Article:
2019 words - 8 pages , astrocytosis and amyloid plaque formation. (1) Prion diseases are also referred to as spongiform encephalopathies because of the evident numerous holes found in the spongy brain tissue. (1,2,4) When spongiform change is present in human brain tissue a numerous small holes are present in histological samples of the affected tissue. The frequency and morphology of these holes are not a normal feature of brain tissue, but a feature of CJD affected

The Media and Mad Cow Disease

766 words - 3 pages junior at Cornell when he wrote it and is now a medical student at Tufts University School of Medicine.But according to Dr. Scott Ratzan, the director of health communications at Emerson College, the hypothesis that CJD is linked to Mad Cow disease turned out to be false. "We still don't know how humans contract CJD, but what is clear is that people do not get it by eating meat from cows or lamb. The mad cow prion has only been found in the

Mad Cow Disease

1845 words - 7 pages Mad Cow Disease Bovine spongiform encephalopathy (BSE), better know as Mad cow disease is a relatively new disease. Most sources state that BSE first showed up in Great Britain in 1986 [Dealler p.5] but some say it popped up in 1985 [Greger p.1]. However the official notification was not until 21 June, 1988 [Dealler stats. p.1]. Spongiform encephalopathies are invariable fatal neurodegenerative diseases and there is no treatment nor is there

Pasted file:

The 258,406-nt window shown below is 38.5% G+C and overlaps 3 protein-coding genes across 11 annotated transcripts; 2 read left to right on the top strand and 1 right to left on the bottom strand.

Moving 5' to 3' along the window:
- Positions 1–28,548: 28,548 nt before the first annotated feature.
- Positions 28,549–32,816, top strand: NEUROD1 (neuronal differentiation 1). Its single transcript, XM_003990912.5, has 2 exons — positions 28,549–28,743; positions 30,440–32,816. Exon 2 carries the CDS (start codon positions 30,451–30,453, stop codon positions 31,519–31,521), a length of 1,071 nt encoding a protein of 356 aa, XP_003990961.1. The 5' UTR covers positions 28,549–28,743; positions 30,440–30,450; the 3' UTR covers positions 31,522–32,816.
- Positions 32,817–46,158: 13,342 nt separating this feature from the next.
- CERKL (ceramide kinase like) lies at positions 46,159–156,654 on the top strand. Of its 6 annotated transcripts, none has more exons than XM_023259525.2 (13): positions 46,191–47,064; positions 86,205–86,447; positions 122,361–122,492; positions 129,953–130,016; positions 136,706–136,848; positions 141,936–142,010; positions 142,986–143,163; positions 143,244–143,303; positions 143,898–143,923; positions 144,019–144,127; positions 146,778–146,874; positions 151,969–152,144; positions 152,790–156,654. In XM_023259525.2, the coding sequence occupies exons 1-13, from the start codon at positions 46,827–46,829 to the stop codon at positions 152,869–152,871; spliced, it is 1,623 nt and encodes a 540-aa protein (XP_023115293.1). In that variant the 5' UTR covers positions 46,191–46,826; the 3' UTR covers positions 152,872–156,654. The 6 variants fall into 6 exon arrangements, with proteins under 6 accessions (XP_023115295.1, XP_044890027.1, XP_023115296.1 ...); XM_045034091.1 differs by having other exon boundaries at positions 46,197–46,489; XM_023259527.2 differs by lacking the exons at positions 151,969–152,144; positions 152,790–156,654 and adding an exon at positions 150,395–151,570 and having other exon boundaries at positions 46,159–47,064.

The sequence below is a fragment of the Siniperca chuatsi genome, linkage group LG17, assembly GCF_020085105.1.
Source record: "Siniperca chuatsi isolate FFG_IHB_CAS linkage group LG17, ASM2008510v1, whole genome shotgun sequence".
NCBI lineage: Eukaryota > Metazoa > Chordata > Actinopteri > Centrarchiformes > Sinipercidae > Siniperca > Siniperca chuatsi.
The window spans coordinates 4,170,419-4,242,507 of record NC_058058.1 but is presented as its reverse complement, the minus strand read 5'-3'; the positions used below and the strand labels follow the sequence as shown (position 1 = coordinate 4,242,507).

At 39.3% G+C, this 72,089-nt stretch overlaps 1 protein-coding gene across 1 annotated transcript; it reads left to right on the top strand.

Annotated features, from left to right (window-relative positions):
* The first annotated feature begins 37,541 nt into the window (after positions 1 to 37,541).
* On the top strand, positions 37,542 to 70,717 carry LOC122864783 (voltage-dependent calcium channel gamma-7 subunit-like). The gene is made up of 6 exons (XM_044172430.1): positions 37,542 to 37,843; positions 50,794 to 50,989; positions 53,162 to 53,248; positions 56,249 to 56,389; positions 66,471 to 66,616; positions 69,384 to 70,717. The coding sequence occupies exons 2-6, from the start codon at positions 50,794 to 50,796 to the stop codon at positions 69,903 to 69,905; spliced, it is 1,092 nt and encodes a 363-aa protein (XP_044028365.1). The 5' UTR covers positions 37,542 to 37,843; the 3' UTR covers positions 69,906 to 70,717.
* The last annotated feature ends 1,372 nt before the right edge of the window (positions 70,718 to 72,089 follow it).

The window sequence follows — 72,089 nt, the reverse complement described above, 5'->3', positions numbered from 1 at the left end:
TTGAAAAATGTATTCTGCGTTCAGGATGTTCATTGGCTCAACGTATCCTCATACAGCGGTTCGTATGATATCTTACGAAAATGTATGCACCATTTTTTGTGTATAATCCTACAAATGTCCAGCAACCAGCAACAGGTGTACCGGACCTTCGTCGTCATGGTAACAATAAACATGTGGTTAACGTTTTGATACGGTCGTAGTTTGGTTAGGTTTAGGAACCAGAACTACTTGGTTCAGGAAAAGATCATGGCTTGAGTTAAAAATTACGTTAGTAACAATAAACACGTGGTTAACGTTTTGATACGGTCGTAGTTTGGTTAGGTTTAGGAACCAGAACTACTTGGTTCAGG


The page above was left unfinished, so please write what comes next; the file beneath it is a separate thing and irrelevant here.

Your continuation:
Similar Essays

Investigating Prion Diseases Essay

1938 words - 8 pages that revolve around them, because exactly how they are transmitted remains unknown. The primary theory is that all TSEs are prion caused diseases, but unanswered questions about the precise methods that prions use have encouraged scientists to form a new theory: BSE, sCJD, and possibly nvCJD are all autoimmune disease caused by the Acinetobacter bacteria. The controversial argument along with the basic symptoms of BSE, sCJD, and nvCJD are

How To Treat Prion Diseases Essay

1607 words - 6 pages How to Treat Prion Diseases Abstract Scientists are stumped as to the development and nature of proteinaceous infectious particles. Neither virus nor bacteria, these prions, are believed to cause transmissible spongiform encephalopathies (TSE), rare diseases said to be 100% fatal, without possessing nucleic acids. Their unhindered growth is thought to be the cause for bovine spongiform encephalopathy (BSE), or Mad Cow Disease, Creutzfeldt

The Underlying Genetic Cause Of Prion Diseases

2740 words - 11 pages The human genome contains millions of base pairs that are successfully transcribed and translated to yield the gene products necessary for life. On occasion the protein products of translation face mutations that make them lethal to the human condition. In the past decade prion diseases have become more prominent in civilian life like mad cow disease in cattle, kuru in humans, and scrapie in sheep (Araújo, 2013). Prions are proteins that

True Nature Of Prions Essay

1330 words - 5 pages of prion material. The diseases that these prions cause have recently been a major cause for concern and scientists worldwide are frantic for answers. Perhaps further experimentation should be done concerning the excision of the normal Prp genes. If they are indeed unnecessary for survival, perhaps these genes could be removed from bovine DNA as well. These cows could then be cloned, and remain symptom free. But would the consumers of the beef